Embarking on a river cruise on the Douro? Then your ship’s most likely welcoming you in Porto as your port for embarkation (and disembarkation). For travelers from the United States or Canada, flying into Porto isn’t quite as easy as it is for travelers from or already in Europe as Lisbon is the main airport for Portugal for overseas arrivals.
What’s the closest airport to the Douro?
If you’re connecting in Europe, there’s a good chance your carrier may offer a flight into Porto OPO and therefore that’s our recommendation for convenience. While it’s surely possible to take a train between Lisbon and Porto, it’s not a direct nor guaranteed fast way — from LIS airport to Porto port. Especially travelers with lots of luggage or limited mobility may find arriving in Lisbon and having to make their way to Porto (or vice versa) stressful and challenging. Keep in mind that flights may also be delayed or train service could be disrupted or limited for a variety of reasons.
Porto, airport code OPO also known as Francisco Sá Carneiro Airport is the closest airport to (y)our ship. Flights from the US to Europe are usually overnight flights, so we recommend to leave at least one day before embarkation. Return flights can be on the day of disembarkation as most likely, your Douro river cruise is already docked in Porto the night before your departure. The port is easily reached by taxi or rideshare services.
Can I fly into Lisbon and make my own way to Porto?
You sure can — there’s plenty of ways: by rental car, public bus, with a car service or by train.
Keep in mind the distance between the two cities is over 200 miles (330 kilometers).
It’s important to note that there is no immediate connection from Lisbon airport to the train stations and also not all trains are high-speed like the Alfa Pendular which takes 2.5 hours. Here’s a more detailed explanation.
To travel from Lisbon Airport to Porto by train, you’ll first need to get to Estação Ferroviária de Lisboa Oriente, which is the main train station in Lisbon. From the airport, you can take public transportation or a taxi to reach this station. Once at Oriente station, you can board a train to Porto.
The train service between Lisbon and Porto is operated by Comboios De Portugal, the Portuguese national railway company. They offer several types of trains, including high-speed “Alfa Pendular” trains and intercity trains. The high-speed train is the fastest option, taking between 2 hours and 49 minutes to 2 hours and 56 minutes to reach Porto. The intercity trains take slightly longer, about 3 hours and 15 minutes. There are also regional trains available, but they take the longest, around 5 hours.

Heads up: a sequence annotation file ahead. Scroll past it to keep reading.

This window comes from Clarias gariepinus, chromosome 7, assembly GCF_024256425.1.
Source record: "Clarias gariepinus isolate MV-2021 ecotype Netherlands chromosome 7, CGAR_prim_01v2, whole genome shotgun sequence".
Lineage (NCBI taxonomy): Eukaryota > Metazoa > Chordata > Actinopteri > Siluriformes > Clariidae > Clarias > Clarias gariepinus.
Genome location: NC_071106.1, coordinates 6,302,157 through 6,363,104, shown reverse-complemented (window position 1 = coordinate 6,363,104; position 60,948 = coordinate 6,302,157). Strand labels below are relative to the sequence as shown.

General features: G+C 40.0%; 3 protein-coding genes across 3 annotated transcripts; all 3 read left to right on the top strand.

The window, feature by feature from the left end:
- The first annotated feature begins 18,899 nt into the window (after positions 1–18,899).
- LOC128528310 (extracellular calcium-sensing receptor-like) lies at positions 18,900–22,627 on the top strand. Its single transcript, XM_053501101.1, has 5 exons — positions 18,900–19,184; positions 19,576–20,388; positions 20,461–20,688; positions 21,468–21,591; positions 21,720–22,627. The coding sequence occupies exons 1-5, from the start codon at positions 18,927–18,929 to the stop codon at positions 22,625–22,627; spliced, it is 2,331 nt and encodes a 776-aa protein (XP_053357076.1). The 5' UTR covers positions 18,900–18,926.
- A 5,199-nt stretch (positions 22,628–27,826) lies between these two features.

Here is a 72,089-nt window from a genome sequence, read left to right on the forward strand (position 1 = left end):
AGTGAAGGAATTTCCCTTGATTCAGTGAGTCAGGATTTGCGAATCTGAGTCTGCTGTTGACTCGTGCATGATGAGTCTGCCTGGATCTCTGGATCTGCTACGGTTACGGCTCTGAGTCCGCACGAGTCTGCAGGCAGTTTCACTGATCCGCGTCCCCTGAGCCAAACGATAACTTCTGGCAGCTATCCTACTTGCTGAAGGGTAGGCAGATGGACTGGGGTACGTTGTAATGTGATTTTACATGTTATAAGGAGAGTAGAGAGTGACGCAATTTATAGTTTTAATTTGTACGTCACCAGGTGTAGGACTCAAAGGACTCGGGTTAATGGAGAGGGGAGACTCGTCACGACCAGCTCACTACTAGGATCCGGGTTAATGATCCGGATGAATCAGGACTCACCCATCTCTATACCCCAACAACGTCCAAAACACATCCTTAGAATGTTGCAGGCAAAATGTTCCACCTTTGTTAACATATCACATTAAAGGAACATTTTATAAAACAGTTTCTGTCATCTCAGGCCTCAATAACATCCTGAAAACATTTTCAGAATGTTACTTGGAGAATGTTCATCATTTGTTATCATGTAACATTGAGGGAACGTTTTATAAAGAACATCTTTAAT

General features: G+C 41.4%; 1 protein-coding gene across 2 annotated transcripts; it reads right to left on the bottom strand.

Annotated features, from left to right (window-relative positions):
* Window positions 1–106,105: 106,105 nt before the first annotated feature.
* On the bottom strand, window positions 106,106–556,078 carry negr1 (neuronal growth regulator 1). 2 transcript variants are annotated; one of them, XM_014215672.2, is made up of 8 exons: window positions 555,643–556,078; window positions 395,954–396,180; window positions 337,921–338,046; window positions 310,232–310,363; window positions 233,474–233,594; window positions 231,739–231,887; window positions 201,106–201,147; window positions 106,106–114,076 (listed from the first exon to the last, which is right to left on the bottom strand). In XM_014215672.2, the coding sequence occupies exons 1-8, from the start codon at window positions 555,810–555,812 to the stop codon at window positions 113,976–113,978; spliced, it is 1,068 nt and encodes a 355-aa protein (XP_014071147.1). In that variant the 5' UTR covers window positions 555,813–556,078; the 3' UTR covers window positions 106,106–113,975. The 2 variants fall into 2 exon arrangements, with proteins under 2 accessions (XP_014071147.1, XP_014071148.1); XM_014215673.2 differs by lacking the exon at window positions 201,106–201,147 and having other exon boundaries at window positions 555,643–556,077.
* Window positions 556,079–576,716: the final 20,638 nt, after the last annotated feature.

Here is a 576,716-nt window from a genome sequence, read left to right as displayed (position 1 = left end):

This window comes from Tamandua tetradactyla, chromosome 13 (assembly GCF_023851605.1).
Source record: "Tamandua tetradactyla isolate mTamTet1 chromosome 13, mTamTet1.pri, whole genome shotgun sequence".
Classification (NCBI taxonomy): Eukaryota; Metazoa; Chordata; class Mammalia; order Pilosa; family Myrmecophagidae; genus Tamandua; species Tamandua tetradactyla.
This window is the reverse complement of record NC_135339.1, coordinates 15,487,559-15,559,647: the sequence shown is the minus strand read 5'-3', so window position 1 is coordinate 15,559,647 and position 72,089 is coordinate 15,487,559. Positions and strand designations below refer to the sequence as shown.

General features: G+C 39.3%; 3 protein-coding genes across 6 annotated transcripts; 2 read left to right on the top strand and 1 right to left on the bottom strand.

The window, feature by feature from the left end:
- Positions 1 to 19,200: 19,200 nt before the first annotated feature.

In terms of cost, the high-speed “Alfa Pendular” train costs about €45 for First Class and €32 for Second Class. However, if you book early, you can find tickets for as low as €27 in First Class or €20 in Second Class. The intercity train is a bit cheaper, and for the IC early booking can reduce these prices further. The standard fare for the regional train is the cheapest, at around €19.
Keep in mind that train prices vary, and it’s always a good idea to book your tickets in advance to get the best deal and ensure availability, especially during peak travel times. Pay attention to fine print when it comes to ticket usage and Don’t forget that these trains are not designed for travelers with big, checked bags and storage is very limited.
Upon arrival in Porto, the main train station is Porto Campanhã. From there, you can take public transportation or a taxi to reach the port area of Porto.
For more detailed information and to book tickets, you can visit the Comboios De Portugal website.
Must-see Portuguese Train Stations
In Portugal, two train stations stand out not just as transit points but as masterpieces of art and history: Lisbon’s Rossio and Porto’s São Bento. These aren’t mere stops on a journey; they’re destinations in their own right.
Rossio Station, nestled in the heart of Lisbon, is an architectural marvel. Its façade is a nod to the romanticism of the Manueline era, a style unique to Portugal, conjuring images of explorers setting sail for unknown lands. Step inside, and you’re greeted by a symphony of bustling energy that’s quintessentially Lisbon.
Then there’s Porto’s São Bento, a true jewel in the crown of Portuguese architecture. As you enter, you’re enveloped by walls adorned with over 20,000 azulejo tiles, each telling a story of Portugal’s rich history. It’s a visual feast, a place where time stands still, and every glance reveals a new layer of Portugal’s past.
It’s important to nice that neither of these two train stations are the main ones in Lisbon nor Porto.
Long-Distance Train Stations in Lisbon and Porto
For long-distance travel between Lisbon and Porto, you’ll want to depart from Estação Ferroviária de Lisboa Oriente, which is the main train station in Lisbon and in Porto the main train station is Porto Campanhã. Both are more modern than Rossio and São Bento, but still not the epitome of accessibility nor convenience. Elevators and escalators are often scarce, sometimes broken and the rush of daily commuters can add to the disorientation.
To summarize, while we love taking the trains (especially for day trips) and recommend using public transportation whenever possible, doing so when traveling between Lisbon and Portugal can be more difficult, time consuming and also stressful for travelers than you may think. At the time of writing this article, when checking the official Portuguese train travel to include as a reference, an alert of disruption on the next day popped up.